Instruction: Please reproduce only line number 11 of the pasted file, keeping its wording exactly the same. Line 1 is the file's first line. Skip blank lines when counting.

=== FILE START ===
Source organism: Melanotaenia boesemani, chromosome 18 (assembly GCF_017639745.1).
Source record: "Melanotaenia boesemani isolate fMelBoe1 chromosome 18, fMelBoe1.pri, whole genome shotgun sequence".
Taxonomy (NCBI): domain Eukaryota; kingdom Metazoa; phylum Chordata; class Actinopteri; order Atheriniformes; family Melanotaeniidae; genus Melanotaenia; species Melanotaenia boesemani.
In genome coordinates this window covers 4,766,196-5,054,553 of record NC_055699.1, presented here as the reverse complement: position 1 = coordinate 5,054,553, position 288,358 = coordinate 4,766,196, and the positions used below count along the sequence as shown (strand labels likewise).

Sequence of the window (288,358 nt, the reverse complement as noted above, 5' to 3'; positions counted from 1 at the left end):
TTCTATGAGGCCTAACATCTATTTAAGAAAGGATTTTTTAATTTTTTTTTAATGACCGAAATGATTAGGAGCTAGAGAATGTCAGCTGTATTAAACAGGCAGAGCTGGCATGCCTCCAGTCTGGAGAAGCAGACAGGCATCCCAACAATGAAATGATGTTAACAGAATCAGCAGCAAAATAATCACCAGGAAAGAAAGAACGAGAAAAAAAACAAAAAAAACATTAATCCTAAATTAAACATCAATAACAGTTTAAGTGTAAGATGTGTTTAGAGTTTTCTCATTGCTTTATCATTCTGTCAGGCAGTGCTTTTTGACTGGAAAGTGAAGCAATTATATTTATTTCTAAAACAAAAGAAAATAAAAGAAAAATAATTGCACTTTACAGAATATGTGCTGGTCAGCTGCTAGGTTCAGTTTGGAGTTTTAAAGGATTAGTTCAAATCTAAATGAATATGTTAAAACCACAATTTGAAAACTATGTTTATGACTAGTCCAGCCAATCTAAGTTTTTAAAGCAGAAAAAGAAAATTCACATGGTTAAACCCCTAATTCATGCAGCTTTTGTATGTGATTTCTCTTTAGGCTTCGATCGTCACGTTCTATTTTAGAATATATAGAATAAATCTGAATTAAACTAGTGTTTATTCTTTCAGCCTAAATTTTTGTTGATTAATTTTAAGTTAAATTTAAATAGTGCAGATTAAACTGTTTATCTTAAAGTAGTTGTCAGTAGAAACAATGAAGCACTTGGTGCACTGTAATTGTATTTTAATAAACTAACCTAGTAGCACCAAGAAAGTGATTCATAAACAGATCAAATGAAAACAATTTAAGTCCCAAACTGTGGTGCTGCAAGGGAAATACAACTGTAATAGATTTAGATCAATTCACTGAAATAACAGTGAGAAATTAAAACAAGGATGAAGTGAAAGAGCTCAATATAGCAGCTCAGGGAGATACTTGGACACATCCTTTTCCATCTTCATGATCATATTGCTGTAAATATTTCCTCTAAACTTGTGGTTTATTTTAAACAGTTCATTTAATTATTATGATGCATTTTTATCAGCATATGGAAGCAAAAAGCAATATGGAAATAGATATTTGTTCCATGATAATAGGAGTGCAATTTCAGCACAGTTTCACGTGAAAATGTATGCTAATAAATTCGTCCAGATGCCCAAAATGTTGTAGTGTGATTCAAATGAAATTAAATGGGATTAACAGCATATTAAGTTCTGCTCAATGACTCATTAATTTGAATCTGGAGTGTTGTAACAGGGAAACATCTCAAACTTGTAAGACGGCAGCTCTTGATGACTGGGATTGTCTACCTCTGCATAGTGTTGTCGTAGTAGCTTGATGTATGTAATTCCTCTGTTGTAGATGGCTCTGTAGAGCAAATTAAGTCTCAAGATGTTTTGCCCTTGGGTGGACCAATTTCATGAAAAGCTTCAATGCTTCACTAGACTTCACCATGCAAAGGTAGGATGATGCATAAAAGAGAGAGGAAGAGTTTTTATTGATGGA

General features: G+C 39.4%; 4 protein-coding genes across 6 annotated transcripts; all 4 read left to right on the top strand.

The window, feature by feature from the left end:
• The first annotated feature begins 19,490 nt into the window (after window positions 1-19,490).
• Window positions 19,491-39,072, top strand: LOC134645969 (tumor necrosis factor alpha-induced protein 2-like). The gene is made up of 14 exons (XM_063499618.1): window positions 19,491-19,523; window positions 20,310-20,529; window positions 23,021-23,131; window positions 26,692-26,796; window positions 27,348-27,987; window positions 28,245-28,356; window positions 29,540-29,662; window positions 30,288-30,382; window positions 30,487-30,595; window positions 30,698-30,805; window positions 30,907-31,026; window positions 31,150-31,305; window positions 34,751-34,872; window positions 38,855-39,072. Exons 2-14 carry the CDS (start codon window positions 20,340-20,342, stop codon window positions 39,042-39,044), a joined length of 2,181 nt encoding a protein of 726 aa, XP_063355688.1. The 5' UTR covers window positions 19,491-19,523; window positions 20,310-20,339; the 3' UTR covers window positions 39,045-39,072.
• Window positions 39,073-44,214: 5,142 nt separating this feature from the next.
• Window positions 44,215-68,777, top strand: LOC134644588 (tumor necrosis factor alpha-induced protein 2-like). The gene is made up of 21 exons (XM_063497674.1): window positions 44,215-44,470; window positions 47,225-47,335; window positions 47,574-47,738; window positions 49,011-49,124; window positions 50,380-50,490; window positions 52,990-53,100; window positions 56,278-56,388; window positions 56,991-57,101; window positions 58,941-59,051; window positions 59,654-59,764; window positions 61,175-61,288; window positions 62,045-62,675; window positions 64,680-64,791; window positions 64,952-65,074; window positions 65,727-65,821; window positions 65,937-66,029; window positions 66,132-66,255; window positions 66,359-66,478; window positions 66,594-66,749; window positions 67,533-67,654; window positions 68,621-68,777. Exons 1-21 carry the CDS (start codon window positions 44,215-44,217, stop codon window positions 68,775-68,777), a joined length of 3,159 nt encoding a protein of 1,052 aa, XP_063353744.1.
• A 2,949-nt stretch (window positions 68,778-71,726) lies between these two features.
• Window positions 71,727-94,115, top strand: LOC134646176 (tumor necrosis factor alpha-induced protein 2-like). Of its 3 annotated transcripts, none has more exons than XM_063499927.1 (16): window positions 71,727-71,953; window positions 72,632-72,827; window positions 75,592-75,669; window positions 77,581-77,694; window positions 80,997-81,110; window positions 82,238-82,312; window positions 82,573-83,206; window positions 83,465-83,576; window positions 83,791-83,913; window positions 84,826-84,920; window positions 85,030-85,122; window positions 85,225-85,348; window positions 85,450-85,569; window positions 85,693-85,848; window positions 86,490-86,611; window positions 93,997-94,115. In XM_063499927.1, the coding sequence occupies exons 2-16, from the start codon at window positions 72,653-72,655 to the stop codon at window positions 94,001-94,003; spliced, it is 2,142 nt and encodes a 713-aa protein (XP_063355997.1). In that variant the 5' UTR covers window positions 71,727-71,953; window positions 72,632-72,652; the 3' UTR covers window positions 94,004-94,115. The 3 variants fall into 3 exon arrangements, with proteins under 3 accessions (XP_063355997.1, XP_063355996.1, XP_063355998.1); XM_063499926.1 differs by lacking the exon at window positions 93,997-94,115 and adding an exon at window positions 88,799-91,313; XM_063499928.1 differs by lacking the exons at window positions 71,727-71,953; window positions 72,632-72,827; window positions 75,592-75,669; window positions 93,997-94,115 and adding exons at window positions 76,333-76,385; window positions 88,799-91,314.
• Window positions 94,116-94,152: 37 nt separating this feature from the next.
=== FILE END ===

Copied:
• Window positions 39,073-44,214: 5,142 nt separating this feature from the next.